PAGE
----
• Radio World
    DTS's HD Radio technology includes a time-diverse backup channel in all AM and modes. HD Radio technology takes advantage of time diversity by delaying the backup (analog) .... While this structure works quite well in the lab, getting a GPS rec
     26 April 2016
  • Radio World
    He found the anomaly while performing an equipment performance measurement test on a new . So like any good engineer, he trotted out an meter and spectrum analyzer. He was able to conclude that some indeterminate intermodulation ...
     25 April 2016
  • Radio magazine
    Radio magazine The schedule delivers in-depth sessions on diversified technology such as combiners, AM antenna proofing, IP audio, oadcast plant design and even an boot camp of sorts. “The Broadcast Engineering Conference highlights a
     25 April 2016
  • Radio World
    ... project and management company Isotrope, discovered the interference almost by chance. He discovered the anomaly while performing an equipment performance measurement test on a new . And, like any good engineer, he carried an  ...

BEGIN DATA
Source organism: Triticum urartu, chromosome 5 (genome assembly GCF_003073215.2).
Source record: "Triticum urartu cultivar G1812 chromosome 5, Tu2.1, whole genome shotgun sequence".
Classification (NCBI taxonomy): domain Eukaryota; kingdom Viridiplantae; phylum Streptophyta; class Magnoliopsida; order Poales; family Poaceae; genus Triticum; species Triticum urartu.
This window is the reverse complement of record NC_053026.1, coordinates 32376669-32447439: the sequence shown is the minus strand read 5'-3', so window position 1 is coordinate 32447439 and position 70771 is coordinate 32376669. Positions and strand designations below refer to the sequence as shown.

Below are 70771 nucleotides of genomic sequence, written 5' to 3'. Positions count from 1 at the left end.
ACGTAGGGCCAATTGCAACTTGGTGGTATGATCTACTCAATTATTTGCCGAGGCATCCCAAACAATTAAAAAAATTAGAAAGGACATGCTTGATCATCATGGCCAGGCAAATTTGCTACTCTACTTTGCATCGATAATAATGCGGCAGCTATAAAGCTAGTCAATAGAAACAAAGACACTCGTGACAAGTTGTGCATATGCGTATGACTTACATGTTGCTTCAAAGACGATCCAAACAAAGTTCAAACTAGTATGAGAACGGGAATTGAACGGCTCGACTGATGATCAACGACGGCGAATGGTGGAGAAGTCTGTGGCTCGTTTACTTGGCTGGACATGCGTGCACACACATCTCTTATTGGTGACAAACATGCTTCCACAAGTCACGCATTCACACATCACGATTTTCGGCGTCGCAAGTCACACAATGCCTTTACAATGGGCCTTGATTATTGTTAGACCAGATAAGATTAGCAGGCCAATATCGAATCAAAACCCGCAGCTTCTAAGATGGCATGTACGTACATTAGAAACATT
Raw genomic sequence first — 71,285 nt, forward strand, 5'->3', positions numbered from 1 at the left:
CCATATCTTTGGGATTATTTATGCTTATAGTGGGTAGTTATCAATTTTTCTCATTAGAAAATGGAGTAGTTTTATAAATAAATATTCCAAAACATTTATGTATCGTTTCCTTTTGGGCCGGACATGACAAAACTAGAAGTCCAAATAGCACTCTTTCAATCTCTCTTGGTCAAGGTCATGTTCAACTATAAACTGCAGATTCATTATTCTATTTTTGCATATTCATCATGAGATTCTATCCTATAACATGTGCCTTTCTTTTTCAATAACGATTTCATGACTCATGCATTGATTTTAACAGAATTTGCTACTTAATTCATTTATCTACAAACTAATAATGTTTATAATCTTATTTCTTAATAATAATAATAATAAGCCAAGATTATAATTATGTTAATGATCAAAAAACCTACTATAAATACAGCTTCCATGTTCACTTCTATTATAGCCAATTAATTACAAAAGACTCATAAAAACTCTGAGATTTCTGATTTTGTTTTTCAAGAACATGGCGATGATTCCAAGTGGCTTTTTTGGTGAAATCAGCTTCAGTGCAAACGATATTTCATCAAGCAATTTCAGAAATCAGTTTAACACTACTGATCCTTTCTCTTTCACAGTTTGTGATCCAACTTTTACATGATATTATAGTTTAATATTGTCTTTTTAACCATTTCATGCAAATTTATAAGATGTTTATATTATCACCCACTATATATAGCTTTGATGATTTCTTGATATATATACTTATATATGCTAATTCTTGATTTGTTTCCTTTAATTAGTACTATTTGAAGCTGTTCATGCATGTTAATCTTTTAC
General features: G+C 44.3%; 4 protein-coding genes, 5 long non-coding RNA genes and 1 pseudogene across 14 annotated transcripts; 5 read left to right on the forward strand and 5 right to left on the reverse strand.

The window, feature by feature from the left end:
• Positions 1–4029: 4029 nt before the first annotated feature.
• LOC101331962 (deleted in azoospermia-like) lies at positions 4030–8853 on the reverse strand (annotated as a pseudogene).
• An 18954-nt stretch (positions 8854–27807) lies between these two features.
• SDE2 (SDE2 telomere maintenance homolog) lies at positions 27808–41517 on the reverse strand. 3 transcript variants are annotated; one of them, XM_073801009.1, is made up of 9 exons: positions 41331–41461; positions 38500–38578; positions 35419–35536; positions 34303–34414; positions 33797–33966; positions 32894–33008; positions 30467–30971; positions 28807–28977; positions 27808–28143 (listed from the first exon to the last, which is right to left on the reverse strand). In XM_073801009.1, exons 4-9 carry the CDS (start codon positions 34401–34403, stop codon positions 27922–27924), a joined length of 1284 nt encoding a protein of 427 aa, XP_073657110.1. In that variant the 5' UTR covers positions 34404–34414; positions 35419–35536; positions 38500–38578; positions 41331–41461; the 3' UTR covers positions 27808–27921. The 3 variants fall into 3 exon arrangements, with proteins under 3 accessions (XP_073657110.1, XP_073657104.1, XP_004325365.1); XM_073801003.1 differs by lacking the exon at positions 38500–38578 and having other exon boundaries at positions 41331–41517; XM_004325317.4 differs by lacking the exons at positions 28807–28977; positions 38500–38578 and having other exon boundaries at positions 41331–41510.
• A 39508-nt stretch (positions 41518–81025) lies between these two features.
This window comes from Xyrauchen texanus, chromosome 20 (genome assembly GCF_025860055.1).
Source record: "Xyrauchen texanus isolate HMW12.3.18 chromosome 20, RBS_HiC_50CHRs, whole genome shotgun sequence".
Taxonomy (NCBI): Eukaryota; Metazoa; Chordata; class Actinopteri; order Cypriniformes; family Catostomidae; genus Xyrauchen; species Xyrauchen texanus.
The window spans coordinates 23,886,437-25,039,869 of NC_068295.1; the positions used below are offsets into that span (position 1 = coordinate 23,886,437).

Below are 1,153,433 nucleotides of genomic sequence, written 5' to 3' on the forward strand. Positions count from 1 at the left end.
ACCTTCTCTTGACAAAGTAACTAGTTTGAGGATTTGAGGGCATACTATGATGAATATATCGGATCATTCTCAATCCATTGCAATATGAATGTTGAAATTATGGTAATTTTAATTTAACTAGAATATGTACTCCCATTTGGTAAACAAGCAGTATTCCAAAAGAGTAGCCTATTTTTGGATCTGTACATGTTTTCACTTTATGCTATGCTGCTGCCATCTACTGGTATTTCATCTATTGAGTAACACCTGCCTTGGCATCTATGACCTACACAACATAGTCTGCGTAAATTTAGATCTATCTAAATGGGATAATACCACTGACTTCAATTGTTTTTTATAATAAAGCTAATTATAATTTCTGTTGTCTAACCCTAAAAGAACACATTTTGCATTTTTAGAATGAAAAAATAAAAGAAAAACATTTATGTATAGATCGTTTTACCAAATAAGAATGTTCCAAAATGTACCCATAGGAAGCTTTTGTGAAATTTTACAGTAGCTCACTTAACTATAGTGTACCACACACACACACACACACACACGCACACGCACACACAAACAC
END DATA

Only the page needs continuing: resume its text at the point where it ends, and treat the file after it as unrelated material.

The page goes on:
22 April 2016
  • A very strong signal such as what an Amateur Radio Station can legally put out might ing the aircraft down. ... in addition to the below: a strong enough to jam the radio signal to a drone would also be jamming local Wi-Fi, cell
     21 April 2016
  • Radio World
    The NAB agrees with one provision related to cross-service siting: allowing the 60 dBμ contour of an cross-service translator to be contained within the larger of a 25-mile radius from the AM's site or the AM's daytime 2 mV/m contour
     19 April 2016
  • Radio World
    UniverseThis is because most systems from the transmitter to the antenna are frequency-specific. This concept may seem foreign to some radio oadcasters. Generally speaking, today's solid-state , filtering, transmission line and antennas ar
     14 April 2016
  • Radio World
    Schmid: Our proposed system time tags audio all the way from the capture at the exporter to out, effectively fixing the HD1 throughput delay to within very tight tolerances. SFN tolerances need to be tight in order to account for ... The big up
     12 April 2016
  • Radio World
    BandMaxson reports that he discovered the strange phenomenon while performing an equipment performance measurement of a new . “FCC Rule 47 ... Maxson says it remains to be seen if the phenomenon occurs at lower levels. All levels at
     8 April 2016


Leave Comment

characters left: